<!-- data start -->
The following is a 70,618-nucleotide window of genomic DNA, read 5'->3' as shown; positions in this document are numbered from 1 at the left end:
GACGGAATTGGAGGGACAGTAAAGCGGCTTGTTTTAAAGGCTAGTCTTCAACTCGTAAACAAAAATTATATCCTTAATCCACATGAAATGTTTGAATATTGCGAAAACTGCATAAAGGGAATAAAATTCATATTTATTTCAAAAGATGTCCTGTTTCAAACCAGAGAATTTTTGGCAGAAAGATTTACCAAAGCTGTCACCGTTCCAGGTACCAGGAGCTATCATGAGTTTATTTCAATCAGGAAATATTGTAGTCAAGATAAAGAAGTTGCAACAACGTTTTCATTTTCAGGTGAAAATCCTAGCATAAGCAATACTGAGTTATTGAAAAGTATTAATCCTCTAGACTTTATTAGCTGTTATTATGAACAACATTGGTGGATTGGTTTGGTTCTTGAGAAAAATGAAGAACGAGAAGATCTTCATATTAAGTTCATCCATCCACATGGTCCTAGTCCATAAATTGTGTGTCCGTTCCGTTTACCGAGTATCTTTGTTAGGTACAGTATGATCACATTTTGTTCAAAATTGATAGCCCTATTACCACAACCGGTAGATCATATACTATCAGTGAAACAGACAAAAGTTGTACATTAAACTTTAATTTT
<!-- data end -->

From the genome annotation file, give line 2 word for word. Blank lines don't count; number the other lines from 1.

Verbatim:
GACGGAATTGGAGGGACAGTAAAGCGGCTTGTTTTAAAGGCTAGTCTTCAACTCGTAAACAAAAATTATATCCTTAATCCACATGAAATGTTTGAATATTGCGAAAACTGCATAAAGGGAATAAAATTCATATTTATTTCAAAAGATGTCCTGTTTCAAACCAGAGAATTTTTGGCAGAAAGATTTACCAAAGCTGTCACCGTTCCAGGTACCAGGAGCTATCATGAGTTTATTTCAATCAGGAAATATTGTAGTCAAGATAAAGAAGTTGCAACAACGTTTTCATTTTCAGGTGAAAATCCTAGCATAAGCAATACTGAGTTATTGAAAAGTATTAATCCTCTAGACTTTATTAGCTGTTATTATGAACAACATTGGTGGATTGGTTTGGTTCTTGAGAAAAATGAAGAACGAGAAGATCTTCATATTAAGTTCATCCATCCACATGGTCCTAGTCCATAAATTGTGTGTCCGTTCCGTTTACCGAGTATCTTTGTTAGGTACAGTATGATCACATTTTGTTCAAAATTGATAGCCCTATTACCACAACCGGTAGATCATATACTATCAGTGAAACAGACAAAAGTTGTACATTAAACTTTAATTTT